Mapping Soroby and Kirkapol cemeteries
At An Iodhlann we are regularly asked by visitors if there is an easy way of finding their ancestors’ graves. The majority of these visitors have travelled thousands of miles from Canada, the USA, Australia and New Zealand to visit the homes of their Tiree ancestors. With no detailed record of the older graves at Tiree’s two cemeteries, Kirkapol and Soroby, we were unable to help most of these people. Many of the gravestones have become difficult to read, while older graves are marked by only a small rock bearing no inscription. In 2012, we set up a project to photograph and map every headstone in the two cemeteries, create a searchable online database of all the graves, and prepare short biographies of the people who are buried there.
To find out whether your ancestor’s grave is marked by an inscribed headstone, and to obtain a headstone reference number, you will need to perform an Advanced Search. Once you have the headstone reference number, click on the appropriate graveyard map in the right-hand column of the page under the heading ‘MAPS IN PDF FORM’, and use the zoom button to look for your ancestor’s headstone reference number.
The area covered by this project is the Older Section of the graveyard. It is unknown when this of section of the graveyard first came into use, but it was extended between 1882 and 1895 which doubled its size to the present day walled area. The modern section of Soroby graveyard, which was added in 1956, has not been transcribed.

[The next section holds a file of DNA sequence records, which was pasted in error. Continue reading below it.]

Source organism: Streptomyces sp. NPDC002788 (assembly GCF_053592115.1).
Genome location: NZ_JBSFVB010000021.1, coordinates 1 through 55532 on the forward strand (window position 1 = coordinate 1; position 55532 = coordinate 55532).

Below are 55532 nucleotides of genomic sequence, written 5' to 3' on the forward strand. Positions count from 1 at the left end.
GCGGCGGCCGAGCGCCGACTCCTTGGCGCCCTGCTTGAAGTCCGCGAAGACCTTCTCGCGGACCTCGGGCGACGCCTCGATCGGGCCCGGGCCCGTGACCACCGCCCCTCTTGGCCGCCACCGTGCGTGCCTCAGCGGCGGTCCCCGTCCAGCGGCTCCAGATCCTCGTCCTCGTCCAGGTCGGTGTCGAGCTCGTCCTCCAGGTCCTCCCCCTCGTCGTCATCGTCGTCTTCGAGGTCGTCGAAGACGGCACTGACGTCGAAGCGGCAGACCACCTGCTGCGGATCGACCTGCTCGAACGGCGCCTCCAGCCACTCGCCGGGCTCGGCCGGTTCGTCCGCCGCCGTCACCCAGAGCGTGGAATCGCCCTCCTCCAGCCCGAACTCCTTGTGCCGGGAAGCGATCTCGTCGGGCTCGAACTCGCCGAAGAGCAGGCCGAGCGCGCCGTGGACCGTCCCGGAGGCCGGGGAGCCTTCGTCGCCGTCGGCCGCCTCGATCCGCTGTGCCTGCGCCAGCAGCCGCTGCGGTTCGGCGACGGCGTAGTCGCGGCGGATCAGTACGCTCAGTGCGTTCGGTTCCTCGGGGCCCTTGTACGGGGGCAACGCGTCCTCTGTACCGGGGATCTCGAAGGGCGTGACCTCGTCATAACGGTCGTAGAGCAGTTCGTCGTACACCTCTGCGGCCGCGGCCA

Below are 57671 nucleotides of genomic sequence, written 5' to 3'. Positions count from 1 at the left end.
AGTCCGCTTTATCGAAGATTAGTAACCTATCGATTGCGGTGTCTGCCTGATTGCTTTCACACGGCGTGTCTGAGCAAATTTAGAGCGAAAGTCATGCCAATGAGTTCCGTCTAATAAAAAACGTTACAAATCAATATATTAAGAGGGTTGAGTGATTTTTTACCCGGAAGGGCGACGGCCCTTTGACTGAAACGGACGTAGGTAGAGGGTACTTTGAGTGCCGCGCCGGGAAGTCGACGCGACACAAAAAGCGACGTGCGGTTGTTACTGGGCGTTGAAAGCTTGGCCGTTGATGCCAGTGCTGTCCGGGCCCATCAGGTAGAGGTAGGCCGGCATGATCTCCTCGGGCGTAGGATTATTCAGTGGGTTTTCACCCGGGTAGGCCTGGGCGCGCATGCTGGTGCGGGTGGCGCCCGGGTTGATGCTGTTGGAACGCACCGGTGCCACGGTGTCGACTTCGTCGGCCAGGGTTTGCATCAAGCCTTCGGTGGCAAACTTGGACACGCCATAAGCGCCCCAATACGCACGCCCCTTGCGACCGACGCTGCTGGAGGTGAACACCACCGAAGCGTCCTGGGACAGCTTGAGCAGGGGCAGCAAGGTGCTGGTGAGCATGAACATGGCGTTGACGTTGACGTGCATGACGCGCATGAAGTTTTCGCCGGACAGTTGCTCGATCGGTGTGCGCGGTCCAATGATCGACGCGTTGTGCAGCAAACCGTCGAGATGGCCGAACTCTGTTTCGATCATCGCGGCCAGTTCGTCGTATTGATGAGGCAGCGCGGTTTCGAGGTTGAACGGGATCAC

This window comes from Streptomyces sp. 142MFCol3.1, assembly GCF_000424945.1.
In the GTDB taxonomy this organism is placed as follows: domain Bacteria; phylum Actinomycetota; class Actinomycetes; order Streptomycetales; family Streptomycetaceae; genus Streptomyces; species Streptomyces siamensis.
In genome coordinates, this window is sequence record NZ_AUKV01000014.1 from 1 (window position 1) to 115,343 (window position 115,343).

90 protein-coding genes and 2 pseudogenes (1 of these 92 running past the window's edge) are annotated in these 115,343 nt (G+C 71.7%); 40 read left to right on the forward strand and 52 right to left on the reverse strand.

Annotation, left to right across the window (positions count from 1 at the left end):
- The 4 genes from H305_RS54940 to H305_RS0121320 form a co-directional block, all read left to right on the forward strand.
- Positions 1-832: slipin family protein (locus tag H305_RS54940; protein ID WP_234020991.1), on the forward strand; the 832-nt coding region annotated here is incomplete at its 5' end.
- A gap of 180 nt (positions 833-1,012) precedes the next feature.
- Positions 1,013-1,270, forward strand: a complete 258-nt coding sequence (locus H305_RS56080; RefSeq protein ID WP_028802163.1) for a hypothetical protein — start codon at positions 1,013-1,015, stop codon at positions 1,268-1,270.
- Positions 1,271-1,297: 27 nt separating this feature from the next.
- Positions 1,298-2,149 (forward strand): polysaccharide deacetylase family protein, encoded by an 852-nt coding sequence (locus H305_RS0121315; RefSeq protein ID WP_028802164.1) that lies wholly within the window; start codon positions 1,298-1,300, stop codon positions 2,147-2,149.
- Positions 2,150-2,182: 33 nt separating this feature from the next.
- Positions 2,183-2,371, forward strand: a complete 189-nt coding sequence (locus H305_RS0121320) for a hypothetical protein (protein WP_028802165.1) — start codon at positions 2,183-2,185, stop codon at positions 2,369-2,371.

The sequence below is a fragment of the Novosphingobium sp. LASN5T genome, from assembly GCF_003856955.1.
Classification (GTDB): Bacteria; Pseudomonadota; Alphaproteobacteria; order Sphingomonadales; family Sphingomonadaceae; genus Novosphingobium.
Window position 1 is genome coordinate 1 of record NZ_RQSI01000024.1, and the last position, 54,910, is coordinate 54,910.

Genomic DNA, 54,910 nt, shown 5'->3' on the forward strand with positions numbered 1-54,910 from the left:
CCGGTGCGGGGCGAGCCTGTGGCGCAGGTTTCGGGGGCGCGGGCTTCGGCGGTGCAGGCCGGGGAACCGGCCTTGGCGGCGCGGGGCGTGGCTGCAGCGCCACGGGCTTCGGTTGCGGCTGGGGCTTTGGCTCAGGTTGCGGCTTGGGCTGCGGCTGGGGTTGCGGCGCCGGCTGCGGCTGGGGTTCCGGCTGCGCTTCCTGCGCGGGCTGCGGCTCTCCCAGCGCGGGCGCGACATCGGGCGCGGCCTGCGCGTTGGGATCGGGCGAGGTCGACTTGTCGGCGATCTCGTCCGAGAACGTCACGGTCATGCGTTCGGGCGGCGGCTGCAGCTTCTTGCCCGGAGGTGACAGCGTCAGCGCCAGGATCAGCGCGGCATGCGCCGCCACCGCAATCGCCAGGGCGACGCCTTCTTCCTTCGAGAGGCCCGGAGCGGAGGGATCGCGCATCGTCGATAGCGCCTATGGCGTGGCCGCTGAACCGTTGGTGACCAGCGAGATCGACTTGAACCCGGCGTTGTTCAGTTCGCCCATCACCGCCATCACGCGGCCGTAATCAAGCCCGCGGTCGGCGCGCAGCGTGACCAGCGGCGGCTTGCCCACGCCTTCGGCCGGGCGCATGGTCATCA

Sometimes known as Cladh Òdhrain. It is unknown when this graveyard first came into use. Foundations of a medieval church were discovered in the mid 19th century but all traces of them have disappeared. The wall was most probably built around the time the crofts were laid out and was well established by 1851 when Reeves visited the site. The wall was extended in the early part of the 20th century. The modern section of Kirkapol graveyard has not been transcribed.
It is unknown when this graveyard first came into use. Given the early Christian church links with the chapels associated with this graveyard it could have been used for burials since very early times. It has long been associated with MacLean burials and stories are told of people claiming MacLean kinship to allow them to being laid to rest in this graveyard. It was said that so many MacLeans were buried here that it would never be anything other than MacLean land. These stories suggest the yard had been in use long before 1674 when the MacLeans sold Tiree to the Campbells. A wall is not shown on Turnbulls Map of 1768 but a wall is shown on the ordnance survey map of 1882 so the wall is thought to have been built sometime in these intervening years.